Light rain peppered the cracked cement nearby. A sudden breeze unfurled a limp Turkish flag, gently swaying it with the wind. Jarablus, like many other towns in northwestern Syria, has been under Turkish administration since 2016. One hundred years ago, Jarablus was another town that dotted the vast Ottoman Empire. Is Turkey’s current president Recep Tayyip Erdogan flirting with irredentism and the region’s Ottoman past?
For most of its existence, the Republic of Turkey’s state ideology has been characterized by Kemalism, a doctrine founded by Mustafa Kemal, or Atatürk. Kemalism emphasized widespread cultural, political, and social reforms that distanced Turkey from its Ottoman past. This mass reorganization of society and institutions sought to westernize Turkey and push it closer to Europe. Such reforms included secularism, democracy, and Turkish nationalism, which influenced the behaviour of Turkey for decades.
The transformation from an Ottoman to a Turkish identity has been firmly ingrained within the Turkish national psyche. Now, Erdogan is challenging this historical narrative.
The Ottoman Empire at its height controlled the Balkans, most of the Arab Middle East and most of coastal North Africa, either directly or through vassalage. Rather than pushing Turkey towards closer ties with Europe, Erdogan has opted to pivot towards friendlier relations with countries of former Ottoman territory. In several speeches, he emphasized that “Turkey is a continuation of the Ottomans…the borders have changed, but the essence is the same, the soul is the same.” This rhetoric directly contradicts one of the main ideological foundations of Kemalism: a post-Ottoman Turkey. It comes in conjunction with both political and military ambitions in the Middle East, including several military bases in Iraq and Syria.
Turkey has had a turbulent history with Syria, underscored by their Ottoman past. Ahmet Djemal was one of the Three Pashas that ruled the empire during World War I. As governor of Greater Syria, he was responsible for the executions of many accused of treason, hanging them in Beirut and Damascus. He also directed a blockade on Mount Lebanon, causing years of starvation and destitution in many areas of Greater Syria. His acts of violence earned him the nickname Al Saffah – the Blood Shedder.
Syrian animosity towards the Turks was further exacerbated with the Turkish annexation of Hatay in 1939 and the subsequent expulsion of most of its Syrian and Armenian inhabitants. On its part, Syria has offered funds and training to the Kurdistan Workers’ Party (PKK), a Kurdish militant and political group seeking autonomy and equal rights for Kurds in Turkey. After being heavily suppressed by the Turkish government, the Kurds have waged an armed conflict since 1984, with a temporary ceasefire from 2013-15. Ironically, before the outbreak of Syria’s civil war, Erdogan and Syria’s Bashar al Assad enjoyed friendly relations. Assad was the first Syrian head of state to visit Turkey in 2004, and Erdogan claimed Syrians are his brothers.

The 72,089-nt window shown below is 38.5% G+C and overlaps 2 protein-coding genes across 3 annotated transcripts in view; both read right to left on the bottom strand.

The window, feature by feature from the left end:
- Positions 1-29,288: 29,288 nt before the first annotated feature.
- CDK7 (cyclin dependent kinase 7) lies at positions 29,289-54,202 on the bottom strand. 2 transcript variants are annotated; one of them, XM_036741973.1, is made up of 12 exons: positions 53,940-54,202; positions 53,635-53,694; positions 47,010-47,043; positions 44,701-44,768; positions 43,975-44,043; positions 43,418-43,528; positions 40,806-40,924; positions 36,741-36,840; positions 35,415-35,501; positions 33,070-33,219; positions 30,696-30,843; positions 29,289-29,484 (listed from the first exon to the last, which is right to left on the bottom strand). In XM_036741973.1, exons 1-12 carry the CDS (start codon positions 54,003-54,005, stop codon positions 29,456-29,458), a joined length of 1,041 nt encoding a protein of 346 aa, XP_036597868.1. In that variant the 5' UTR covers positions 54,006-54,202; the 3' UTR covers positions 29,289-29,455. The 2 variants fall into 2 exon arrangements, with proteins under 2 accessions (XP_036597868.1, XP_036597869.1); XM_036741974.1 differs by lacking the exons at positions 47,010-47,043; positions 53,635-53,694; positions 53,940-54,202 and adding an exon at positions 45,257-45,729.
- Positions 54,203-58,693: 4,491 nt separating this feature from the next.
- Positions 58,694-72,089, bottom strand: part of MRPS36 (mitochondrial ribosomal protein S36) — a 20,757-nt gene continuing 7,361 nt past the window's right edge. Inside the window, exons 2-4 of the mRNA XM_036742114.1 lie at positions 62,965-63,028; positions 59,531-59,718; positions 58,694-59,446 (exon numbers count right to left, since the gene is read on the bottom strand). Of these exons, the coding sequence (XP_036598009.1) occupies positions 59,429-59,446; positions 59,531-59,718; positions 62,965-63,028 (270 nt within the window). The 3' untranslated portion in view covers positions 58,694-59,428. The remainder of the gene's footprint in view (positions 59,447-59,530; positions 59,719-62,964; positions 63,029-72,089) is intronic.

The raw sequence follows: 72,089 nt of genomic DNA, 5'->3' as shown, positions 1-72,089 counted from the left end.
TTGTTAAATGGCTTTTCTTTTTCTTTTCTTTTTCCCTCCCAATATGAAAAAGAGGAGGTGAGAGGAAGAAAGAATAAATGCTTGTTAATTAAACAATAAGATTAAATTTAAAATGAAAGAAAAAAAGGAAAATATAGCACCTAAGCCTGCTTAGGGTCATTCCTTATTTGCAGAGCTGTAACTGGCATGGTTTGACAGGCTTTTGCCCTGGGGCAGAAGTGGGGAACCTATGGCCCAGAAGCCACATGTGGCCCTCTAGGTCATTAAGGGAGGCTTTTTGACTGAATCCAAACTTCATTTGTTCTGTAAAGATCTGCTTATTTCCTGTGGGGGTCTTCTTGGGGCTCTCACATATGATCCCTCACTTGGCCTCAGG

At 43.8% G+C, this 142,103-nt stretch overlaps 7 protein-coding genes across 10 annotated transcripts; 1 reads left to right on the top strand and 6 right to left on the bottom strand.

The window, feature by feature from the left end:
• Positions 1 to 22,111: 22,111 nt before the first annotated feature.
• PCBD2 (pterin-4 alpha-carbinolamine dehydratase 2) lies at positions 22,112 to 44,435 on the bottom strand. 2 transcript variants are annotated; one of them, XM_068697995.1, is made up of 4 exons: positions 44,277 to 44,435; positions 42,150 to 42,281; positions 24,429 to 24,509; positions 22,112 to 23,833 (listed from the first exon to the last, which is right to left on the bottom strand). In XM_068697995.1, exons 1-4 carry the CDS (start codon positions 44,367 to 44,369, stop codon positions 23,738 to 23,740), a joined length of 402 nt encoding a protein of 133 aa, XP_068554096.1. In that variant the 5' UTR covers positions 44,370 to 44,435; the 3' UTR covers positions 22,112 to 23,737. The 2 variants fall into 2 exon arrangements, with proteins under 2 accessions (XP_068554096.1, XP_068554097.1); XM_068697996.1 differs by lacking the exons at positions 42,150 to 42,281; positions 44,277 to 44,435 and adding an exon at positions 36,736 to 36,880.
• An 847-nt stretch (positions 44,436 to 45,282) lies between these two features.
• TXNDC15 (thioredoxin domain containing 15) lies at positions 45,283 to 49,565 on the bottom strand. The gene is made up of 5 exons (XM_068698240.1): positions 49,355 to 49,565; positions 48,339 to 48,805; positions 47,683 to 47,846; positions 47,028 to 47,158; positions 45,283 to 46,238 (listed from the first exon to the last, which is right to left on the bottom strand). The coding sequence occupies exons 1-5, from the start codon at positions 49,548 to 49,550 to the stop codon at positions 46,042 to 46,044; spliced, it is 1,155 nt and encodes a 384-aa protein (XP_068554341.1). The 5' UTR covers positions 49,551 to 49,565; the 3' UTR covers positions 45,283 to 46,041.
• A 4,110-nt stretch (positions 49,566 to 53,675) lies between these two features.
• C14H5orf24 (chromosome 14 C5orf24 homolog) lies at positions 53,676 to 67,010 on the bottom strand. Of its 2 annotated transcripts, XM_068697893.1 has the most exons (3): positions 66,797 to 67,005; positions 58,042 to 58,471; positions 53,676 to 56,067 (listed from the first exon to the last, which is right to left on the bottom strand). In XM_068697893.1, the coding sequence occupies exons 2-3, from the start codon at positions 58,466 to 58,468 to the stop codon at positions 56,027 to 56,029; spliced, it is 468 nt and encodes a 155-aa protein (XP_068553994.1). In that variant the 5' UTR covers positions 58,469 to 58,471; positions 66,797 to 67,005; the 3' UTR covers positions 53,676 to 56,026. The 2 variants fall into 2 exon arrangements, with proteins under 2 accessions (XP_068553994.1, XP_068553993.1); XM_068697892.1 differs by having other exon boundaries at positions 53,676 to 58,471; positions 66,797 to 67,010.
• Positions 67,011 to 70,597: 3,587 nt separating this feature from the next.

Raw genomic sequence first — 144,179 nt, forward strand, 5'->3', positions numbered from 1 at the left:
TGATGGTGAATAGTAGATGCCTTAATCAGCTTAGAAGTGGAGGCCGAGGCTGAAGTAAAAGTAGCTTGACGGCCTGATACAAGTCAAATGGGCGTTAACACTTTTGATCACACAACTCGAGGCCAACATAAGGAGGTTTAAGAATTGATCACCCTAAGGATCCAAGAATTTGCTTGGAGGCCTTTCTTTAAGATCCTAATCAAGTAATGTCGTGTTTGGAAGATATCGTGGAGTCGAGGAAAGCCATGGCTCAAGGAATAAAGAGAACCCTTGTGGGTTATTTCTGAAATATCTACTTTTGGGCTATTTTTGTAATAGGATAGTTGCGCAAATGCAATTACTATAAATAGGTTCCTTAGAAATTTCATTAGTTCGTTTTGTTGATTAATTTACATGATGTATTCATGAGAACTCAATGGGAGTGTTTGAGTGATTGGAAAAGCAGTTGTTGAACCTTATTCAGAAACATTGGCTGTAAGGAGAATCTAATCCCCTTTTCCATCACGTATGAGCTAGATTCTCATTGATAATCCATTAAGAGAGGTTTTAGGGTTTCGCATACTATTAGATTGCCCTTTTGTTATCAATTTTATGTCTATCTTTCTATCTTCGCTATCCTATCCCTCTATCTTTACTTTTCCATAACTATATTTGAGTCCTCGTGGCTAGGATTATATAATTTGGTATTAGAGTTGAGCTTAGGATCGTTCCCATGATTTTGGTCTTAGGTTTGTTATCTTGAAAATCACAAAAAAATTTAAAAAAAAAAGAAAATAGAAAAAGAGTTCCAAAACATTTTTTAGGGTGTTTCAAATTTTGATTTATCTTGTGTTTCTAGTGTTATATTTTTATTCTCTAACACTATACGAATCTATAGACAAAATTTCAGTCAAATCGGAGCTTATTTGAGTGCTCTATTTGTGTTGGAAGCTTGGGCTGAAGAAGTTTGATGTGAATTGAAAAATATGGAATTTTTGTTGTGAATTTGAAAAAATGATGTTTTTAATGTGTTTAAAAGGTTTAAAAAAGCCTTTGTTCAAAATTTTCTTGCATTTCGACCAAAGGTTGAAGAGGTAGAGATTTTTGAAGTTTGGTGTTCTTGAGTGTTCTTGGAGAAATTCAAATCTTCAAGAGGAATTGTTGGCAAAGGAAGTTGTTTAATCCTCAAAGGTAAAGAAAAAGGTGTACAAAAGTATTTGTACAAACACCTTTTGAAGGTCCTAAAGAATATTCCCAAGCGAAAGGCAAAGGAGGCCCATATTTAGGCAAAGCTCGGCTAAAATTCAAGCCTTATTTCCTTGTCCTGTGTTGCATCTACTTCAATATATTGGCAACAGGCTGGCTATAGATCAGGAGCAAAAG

Turkey under Erdogan intended to frame itself as the düzen kurucu (“order setter”) in the region, following successful economic growth since 2002. Much of Erdogan’s Justice and Development Party (AKP) is based on conservative, Muslim-Brotherhood style ideology. Within this context, Erdogan attempted to usher in a new era of cultivating economic and political influence in the Middle East, most notably by trying to create what he called a “regional Schengen.” This involved lifting visa restrictions on several Arab countries, including Syria, and encouraging Turkish companies to participate in their economies.
However, following the outbreak of the Syrian Civil War, this brotherly camaraderie between Assad and Erdogan came to an abrupt halt. Turkey has become heavily involved in the Syrian war, with Turkish troops occupying military positions throughout Northwestern Syria. Turkey has also undertaken two military operations in Syria, dubbed Operation Euphrates Shield and Operation Olive Branch. These operations were conducted with the intention of preventing the Syrian Democratic Forces (SDF), who are mainly made up of ethnic Kurds and led by the Kurdish YPG (People’s Protection Units), from unifying all the territory they seized.
Turkey is particularly concerned with a powerful and autonomous Kurdish entity arising along its southern border in Syria, because it would only serve to strengthen the PKK within its own borders. Turkey has designated both the PKK and the YPG as terrorist organizations. Consequently, Ankara has resorted to overrunning Syrian towns in order to push back the YPG.